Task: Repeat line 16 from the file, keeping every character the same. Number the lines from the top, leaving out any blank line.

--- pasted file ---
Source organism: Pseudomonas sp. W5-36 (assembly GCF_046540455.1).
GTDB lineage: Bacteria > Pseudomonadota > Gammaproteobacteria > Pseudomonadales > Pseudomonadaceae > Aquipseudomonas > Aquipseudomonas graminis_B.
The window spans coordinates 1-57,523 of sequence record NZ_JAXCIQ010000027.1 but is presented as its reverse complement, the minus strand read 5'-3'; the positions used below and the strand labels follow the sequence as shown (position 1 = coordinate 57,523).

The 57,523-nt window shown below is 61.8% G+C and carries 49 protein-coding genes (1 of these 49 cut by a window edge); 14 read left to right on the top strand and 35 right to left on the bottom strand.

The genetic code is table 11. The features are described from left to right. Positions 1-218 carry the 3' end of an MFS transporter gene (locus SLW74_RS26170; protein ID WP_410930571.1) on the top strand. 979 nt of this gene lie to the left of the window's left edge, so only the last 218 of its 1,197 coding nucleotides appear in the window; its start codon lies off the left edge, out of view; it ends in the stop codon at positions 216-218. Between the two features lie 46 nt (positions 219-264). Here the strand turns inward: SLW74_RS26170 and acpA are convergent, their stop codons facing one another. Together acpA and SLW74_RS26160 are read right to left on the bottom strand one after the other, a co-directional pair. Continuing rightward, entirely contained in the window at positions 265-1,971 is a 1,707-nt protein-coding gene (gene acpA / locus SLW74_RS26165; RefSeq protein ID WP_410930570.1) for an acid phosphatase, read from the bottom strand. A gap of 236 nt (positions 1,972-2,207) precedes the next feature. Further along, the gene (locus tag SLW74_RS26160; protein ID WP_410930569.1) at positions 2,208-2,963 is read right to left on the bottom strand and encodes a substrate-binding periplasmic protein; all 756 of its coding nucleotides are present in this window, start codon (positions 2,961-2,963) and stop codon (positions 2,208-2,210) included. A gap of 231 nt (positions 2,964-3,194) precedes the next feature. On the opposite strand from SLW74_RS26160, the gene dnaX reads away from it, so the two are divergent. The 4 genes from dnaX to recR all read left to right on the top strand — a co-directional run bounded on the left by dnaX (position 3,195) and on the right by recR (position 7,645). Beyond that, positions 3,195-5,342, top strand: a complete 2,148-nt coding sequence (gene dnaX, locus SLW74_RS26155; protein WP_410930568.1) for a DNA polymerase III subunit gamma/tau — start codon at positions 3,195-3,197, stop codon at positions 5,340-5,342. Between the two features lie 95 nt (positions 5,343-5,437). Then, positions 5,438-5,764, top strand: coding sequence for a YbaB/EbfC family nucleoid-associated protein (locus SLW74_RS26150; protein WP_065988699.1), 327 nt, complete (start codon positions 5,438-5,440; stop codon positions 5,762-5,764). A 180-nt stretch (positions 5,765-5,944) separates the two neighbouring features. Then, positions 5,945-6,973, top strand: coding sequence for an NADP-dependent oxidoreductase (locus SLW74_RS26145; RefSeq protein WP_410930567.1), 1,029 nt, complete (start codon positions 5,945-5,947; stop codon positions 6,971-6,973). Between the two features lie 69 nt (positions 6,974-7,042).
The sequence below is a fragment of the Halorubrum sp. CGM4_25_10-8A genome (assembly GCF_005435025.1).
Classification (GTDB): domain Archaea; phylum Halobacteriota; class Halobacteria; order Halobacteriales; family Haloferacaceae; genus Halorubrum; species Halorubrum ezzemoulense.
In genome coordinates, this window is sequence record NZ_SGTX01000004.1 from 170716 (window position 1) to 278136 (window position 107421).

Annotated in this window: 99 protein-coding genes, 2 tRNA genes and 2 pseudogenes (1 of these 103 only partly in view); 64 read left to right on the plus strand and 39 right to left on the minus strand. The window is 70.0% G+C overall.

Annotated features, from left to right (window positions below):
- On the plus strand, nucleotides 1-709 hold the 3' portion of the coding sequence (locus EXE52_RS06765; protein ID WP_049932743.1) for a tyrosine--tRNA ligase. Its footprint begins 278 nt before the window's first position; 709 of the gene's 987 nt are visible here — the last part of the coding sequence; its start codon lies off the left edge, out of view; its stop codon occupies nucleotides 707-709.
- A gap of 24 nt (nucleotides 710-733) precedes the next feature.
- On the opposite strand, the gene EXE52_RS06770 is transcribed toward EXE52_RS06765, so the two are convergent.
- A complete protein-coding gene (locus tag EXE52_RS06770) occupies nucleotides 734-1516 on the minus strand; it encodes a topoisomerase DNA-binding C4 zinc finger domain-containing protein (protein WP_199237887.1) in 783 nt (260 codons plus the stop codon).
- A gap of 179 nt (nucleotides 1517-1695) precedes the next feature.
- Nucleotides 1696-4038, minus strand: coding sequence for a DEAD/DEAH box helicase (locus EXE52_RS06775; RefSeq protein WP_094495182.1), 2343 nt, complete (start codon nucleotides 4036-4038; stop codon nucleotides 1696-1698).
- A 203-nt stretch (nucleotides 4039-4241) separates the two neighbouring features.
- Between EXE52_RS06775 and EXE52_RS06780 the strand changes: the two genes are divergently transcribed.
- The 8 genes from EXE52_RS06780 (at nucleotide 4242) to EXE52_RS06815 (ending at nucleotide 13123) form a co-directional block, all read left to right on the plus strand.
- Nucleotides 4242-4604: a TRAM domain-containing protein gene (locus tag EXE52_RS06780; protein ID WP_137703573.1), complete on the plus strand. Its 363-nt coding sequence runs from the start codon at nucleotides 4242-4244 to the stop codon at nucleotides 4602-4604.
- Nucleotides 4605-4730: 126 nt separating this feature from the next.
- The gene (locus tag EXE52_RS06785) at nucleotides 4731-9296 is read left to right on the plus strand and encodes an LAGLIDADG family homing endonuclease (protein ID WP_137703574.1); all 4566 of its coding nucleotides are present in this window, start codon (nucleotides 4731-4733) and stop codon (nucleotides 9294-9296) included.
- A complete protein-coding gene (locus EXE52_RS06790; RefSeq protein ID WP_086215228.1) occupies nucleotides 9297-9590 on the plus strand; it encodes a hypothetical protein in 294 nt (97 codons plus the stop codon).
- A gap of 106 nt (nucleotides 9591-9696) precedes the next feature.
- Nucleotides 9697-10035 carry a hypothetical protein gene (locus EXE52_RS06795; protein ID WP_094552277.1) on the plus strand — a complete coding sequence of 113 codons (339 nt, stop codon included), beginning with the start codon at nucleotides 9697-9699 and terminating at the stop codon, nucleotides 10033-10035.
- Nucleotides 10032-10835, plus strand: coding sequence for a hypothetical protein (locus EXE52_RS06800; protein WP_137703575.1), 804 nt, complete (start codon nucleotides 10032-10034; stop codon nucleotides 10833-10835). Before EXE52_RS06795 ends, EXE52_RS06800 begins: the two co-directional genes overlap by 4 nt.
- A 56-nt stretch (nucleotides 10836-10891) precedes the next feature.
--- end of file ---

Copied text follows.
- Nucleotides 1696-4038, minus strand: coding sequence for a DEAD/DEAH box helicase (locus EXE52_RS06775; RefSeq protein WP_094495182.1), 2343 nt, complete (start codon nucleotides 4036-4038; stop codon nucleotides 1696-1698).